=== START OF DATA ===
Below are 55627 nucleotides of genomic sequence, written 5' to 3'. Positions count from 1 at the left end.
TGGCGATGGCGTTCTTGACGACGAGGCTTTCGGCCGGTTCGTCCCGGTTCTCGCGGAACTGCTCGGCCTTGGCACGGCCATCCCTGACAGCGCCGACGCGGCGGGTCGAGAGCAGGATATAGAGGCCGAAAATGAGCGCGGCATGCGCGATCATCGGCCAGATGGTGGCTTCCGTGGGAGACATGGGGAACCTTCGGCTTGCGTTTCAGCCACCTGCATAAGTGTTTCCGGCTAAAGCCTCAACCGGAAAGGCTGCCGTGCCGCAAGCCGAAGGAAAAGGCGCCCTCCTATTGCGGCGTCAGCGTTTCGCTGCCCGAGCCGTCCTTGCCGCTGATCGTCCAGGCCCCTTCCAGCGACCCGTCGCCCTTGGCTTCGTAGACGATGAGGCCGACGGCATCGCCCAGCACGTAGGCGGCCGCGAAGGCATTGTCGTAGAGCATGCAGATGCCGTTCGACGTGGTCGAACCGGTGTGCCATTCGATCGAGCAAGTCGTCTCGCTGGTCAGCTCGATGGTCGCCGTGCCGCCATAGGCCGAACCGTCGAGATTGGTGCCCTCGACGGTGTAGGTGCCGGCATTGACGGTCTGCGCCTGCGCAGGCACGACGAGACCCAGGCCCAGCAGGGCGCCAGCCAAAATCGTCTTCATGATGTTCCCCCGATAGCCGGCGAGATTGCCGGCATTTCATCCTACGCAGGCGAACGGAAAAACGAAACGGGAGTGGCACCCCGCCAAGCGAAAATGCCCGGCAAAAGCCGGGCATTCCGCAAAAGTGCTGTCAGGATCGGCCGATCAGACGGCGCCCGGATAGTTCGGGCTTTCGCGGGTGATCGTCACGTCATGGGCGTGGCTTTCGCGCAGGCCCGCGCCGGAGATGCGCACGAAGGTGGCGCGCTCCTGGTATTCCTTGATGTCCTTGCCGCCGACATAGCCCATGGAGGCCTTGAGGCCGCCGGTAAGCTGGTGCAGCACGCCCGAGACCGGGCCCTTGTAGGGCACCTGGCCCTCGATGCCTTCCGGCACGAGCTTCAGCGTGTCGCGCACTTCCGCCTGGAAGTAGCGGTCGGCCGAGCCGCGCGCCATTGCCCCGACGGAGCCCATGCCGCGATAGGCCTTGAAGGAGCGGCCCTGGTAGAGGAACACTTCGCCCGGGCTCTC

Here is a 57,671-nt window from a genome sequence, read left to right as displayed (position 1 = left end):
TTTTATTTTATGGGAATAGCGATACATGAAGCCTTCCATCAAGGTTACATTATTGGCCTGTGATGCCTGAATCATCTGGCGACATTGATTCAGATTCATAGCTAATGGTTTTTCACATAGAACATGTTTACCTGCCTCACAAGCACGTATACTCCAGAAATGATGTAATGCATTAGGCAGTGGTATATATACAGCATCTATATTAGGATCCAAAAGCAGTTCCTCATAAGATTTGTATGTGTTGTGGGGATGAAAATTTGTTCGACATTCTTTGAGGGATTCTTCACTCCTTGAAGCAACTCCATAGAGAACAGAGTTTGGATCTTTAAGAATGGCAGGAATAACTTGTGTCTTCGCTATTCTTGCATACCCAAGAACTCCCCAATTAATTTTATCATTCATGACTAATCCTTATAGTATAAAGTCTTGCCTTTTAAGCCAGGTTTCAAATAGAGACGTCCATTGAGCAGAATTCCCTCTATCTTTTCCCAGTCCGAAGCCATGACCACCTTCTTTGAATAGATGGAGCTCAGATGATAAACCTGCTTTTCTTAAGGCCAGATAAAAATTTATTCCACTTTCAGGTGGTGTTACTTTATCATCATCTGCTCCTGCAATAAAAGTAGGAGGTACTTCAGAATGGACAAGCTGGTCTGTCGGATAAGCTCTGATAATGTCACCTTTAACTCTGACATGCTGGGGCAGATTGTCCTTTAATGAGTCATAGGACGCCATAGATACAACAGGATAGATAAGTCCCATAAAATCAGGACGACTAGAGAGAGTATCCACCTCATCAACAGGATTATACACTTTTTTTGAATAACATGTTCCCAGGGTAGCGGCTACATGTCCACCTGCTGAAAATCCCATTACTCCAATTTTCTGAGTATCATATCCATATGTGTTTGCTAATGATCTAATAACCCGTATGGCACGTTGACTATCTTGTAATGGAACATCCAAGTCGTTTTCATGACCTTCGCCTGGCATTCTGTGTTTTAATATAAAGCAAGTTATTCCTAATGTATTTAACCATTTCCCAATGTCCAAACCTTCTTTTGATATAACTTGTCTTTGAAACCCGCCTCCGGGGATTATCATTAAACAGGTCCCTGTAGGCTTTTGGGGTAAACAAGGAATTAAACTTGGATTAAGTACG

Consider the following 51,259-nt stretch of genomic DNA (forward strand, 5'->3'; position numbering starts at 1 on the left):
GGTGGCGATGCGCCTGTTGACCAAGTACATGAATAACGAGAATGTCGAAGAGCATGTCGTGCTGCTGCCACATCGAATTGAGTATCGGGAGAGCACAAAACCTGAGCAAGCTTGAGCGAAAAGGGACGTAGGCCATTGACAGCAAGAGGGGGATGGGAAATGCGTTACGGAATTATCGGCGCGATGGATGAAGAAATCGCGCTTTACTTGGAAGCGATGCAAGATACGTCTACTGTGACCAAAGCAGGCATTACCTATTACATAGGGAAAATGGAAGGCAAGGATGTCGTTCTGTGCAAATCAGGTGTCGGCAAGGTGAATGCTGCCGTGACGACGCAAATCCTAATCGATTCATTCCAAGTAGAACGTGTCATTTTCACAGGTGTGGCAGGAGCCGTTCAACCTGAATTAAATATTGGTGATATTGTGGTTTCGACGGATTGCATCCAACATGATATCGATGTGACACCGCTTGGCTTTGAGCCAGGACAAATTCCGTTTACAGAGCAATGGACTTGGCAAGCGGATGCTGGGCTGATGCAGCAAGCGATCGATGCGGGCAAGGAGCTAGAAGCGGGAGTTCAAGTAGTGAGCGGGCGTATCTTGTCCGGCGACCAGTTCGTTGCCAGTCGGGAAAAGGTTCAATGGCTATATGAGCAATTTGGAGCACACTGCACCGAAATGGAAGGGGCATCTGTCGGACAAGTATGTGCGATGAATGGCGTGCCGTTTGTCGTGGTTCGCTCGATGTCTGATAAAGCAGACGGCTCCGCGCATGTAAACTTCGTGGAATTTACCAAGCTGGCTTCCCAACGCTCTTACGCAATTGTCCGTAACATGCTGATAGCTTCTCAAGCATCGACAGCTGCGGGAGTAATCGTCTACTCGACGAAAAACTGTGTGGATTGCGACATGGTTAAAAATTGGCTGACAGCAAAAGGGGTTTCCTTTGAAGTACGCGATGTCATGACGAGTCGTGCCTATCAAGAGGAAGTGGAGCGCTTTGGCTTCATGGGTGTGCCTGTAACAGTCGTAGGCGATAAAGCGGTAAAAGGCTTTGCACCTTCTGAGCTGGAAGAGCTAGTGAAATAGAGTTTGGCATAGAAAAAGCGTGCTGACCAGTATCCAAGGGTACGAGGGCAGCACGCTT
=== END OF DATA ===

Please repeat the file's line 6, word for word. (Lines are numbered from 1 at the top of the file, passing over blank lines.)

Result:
GGTGGCGATGCGCCTGTTGACCAAGTACATGAATAACGAGAATGTCGAAGAGCATGTCGTGCTGCTGCCACATCGAATTGAGTATCGGGAGAGCACAAAACCTGAGCAAGCTTGAGCGAAAAGGGACGTAGGCCATTGACAGCAAGAGGGGGATGGGAAATGCGTTACGGAATTATCGGCGCGATGGATGAAGAAATCGCGCTTTACTTGGAAGCGATGCAAGATACGTCTACTGTGACCAAAGCAGGCATTACCTATTACATAGGGAAAATGGAAGGCAAGGATGTCGTTCTGTGCAAATCAGGTGTCGGCAAGGTGAATGCTGCCGTGACGACGCAAATCCTAATCGATTCATTCCAAGTAGAACGTGTCATTTTCACAGGTGTGGCAGGAGCCGTTCAACCTGAATTAAATATTGGTGATATTGTGGTTTCGACGGATTGCATCCAACATGATATCGATGTGACACCGCTTGGCTTTGAGCCAGGACAAATTCCGTTTACAGAGCAATGGACTTGGCAAGCGGATGCTGGGCTGATGCAGCAAGCGATCGATGCGGGCAAGGAGCTAGAAGCGGGAGTTCAAGTAGTGAGCGGGCGTATCTTGTCCGGCGACCAGTTCGTTGCCAGTCGGGAAAAGGTTCAATGGCTATATGAGCAATTTGGAGCACACTGCACCGAAATGGAAGGGGCATCTGTCGGACAAGTATGTGCGATGAATGGCGTGCCGTTTGTCGTGGTTCGCTCGATGTCTGATAAAGCAGACGGCTCCGCGCATGTAAACTTCGTGGAATTTACCAAGCTGGCTTCCCAACGCTCTTACGCAATTGTCCGTAACATGCTGATAGCTTCTCAAGCATCGACAGCTGCGGGAGTAATCGTCTACTCGACGAAAAACTGTGTGGATTGCGACATGGTTAAAAATTGGCTGACAGCAAAAGGGGTTTCCTTTGAAGTACGCGATGTCATGACGAGTCGTGCCTATCAAGAGGAAGTGGAGCGCTTTGGCTTCATGGGTGTGCCTGTAACAGTCGTAGGCGATAAAGCGGTAAAAGGCTTTGCACCTTCTGAGCTGGAAGAGCTAGTGAAATAGAGTTTGGCATAGAAAAAGCGTGCTGACCAGTATCCAAGGGTACGAGGGCAGCACGCTT